Breaking out of a “slump”: 10 small actions you can take to help you get through a tough day 

Whether you call it a “slump” or “funk”, we all experience off days sometimes when we’re feeling down, find it hard to focus, or need some extra support. Remember that it’s okay to feel this way and try not to be too hard on yourself.  

There are a variety of small actions you can take to help you get through a slump while still caring for yourself. However, if you need to take the whole day to rest, doing nothing is also okay. You know yourself and what you need best.  

Sometimes getting started is the hardest part, and it can be challenging to find the motivation to do something. If a task feels too hard, take things one step at a time, or move towards the action until you have the energy to complete it. This can even be as simple as moving to the room you need to be in, even if you can’t bring yourself to start the task yet.  

Check out these small steps to help you get through the day: 

Practice grace, compassion, and gratitude for yourself 

While it’s easier said than done, try not to criticize or be hard on yourself. Gently remind yourself of what you are grateful for, what you are proud of, and what you are looking forward to. Remind yourself that everyone has good days and bad days, and that’s okay. 

Take a shower or bath 

Try to imagine yourself washing away all the stress you’ve been experiencing. 

Drink water 

Make sure you continue to hydrate throughout the day and don’t forget to drink water. Keep a reusable bottle or glass with you. If you find it helpful, you can always set a reminder on your phone for actions like eating, drinking water, and taking medication(s). 

Eat a meal 

Either prepare something for yourself or order food. It doesn’t have to be a complicated dish, but try to eat a full meal. Some examples of quick meals you can prepare that don’t involve much effort include pasta, rice and beans, peanut butter sandwiches, and frozen meals.  

Engage in a grounding or mindfulness activity to bring yourself back into the present moment 

There are lots of different grounding and mindfulness activities you can do. For example… 

  • Wash your hands and focus solely on the task. Feel the warm water and soap on your hands. Count to twenty if it helps you focus. 
  • Use the 5-4-3-2-1 exercise. 
  • Hold something hot or cold in your hands. Focus on the temperature and sensation on your skin. 
  • Go for a walk if you are able to. Pay attention to your surroundings and notice everything around you, including how your body feels. 
  • Describe your surroundings. You can write down your descriptions or just list them in your head. 
  • Listen to music and really focus on the lyrics, beat, or melody. 
  • Close your eyes and envision your favorite place or favorite person. Picture them in your mind. Try to make the image as detailed as possible. For example, if your favorite place is the beach, imagine how the sand feels between your toes, how the ocean sounds as it washes ashore, and how it smells. Try to remember the feeling of the sun on your skin. Envision all the colors, sights, sounds, and sensations. 
  • Get in touch with your body in the present moment. How does it feel to sit in your chair? How do your clothes feel on your skin? How do your feet feel planted on the floor?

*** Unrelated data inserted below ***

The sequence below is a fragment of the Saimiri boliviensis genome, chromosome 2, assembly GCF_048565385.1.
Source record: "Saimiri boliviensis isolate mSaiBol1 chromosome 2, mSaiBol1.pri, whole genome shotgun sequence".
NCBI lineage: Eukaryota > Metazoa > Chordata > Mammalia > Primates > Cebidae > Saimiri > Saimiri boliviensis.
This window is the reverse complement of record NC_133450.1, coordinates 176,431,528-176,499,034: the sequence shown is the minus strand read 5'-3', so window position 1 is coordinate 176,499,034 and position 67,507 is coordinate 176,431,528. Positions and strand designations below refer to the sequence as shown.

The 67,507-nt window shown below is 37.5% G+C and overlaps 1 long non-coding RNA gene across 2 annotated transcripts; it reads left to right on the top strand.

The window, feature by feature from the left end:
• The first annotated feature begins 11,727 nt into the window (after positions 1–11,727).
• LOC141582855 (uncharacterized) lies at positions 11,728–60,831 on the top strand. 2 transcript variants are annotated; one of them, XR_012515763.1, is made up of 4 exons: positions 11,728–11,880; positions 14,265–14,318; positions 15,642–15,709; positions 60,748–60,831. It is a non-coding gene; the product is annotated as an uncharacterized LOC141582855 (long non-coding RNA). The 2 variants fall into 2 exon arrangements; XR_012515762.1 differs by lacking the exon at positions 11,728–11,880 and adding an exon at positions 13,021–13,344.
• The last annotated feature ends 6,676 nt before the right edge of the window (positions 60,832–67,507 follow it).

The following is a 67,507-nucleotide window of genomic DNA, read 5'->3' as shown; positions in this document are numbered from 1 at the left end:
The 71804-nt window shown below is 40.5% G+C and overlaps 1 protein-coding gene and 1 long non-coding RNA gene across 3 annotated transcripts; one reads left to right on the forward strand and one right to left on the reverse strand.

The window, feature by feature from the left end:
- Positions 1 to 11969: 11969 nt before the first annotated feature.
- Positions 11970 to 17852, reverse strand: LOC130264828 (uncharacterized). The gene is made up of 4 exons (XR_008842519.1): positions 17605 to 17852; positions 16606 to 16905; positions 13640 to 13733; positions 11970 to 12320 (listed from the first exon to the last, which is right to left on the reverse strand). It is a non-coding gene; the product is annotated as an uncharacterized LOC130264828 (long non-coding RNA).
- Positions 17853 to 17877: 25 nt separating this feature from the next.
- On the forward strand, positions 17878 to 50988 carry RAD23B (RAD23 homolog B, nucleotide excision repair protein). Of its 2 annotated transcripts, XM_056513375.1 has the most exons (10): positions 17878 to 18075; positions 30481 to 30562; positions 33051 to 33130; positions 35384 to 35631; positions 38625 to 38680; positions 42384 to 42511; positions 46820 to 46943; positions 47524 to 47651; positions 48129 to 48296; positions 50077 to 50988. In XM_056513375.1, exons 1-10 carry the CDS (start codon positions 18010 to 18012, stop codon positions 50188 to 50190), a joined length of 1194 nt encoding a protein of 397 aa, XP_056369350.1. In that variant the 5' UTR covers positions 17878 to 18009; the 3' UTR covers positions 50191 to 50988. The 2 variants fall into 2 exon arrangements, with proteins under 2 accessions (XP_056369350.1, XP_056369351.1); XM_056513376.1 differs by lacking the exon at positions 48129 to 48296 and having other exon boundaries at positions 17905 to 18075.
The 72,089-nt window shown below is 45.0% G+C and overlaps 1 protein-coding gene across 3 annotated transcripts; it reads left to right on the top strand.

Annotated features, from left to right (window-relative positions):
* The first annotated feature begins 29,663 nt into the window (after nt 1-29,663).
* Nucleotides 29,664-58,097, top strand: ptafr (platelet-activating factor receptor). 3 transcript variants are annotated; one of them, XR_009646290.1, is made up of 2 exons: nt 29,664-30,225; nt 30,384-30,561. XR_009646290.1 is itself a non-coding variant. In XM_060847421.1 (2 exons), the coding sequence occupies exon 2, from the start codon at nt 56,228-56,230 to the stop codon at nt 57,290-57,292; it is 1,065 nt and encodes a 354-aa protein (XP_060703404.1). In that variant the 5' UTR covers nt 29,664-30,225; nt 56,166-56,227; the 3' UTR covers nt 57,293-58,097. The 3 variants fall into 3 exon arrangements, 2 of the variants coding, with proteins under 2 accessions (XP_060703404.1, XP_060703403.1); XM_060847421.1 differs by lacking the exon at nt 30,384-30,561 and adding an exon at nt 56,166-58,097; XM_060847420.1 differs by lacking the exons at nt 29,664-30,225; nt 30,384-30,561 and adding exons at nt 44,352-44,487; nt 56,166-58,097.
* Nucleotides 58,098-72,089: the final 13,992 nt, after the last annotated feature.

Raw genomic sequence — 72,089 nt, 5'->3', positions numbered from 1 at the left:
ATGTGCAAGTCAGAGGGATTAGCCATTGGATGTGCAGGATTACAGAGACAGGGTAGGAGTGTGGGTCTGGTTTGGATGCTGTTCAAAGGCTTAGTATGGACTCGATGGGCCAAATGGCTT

• Take several long, deep breaths. Breathe in through your nose and out through your mouth. 

Do a “brain dump” 

Write down everything that is on your mind. This can be a list of tasks you need to do, things you are worried about, and anything else that crosses your mind. If you have a thought, write it down. Getting these thoughts out and down on paper can help you process them. If you end up creating a to-do list, try not to put pressure on yourself to get the items done. Just focus on getting them down on paper. 

Spend time with a loved one 

If you can’t be with them physically, call them and talk with them. Reach out to your support system. 

Move your body in a way that feels good for you 

Some examples of movement include yoga, stretching, dancing, walking, running, hiking, swimming, lifting weights, and more. Pick something that feels best for you and focus on how it makes you feel rather than forcing yourself to exercise out of obligation.  

Spend time outside in nature 

In addition to the many benefits of being in the natural sunlight including boosting your mood and improving your sleep, being outdoors can help you to feel more connected to nature and the world around you. If you can’t make it outside, open your curtains or blinds to let the natural light in.  


Have you ever heard the phrase, “laughter is the best medicine?” Laughter can improve your mood, relieve stress, and help your entire body feel more relaxed. The next time you’re feeling out of it, try putting on your favorite comedy or text that one friend who you know can always make you laugh. 

If you find yourself consistently feeling down or depressed, support and resources are available. You do not have to navigate a difficult time alone. Counseling and Consultation Service (CCS) offers free individual and group therapy for all Ohio State students, as well as workshops and referrals to community providers. The Student Wellness Center also offers free individual and group wellness coaching. If you are not sure what resource will be the best fit, check out this list of mental health support resources. No concern is ever too small.  


-Lucy Hennon, Graduate Student Assistant 

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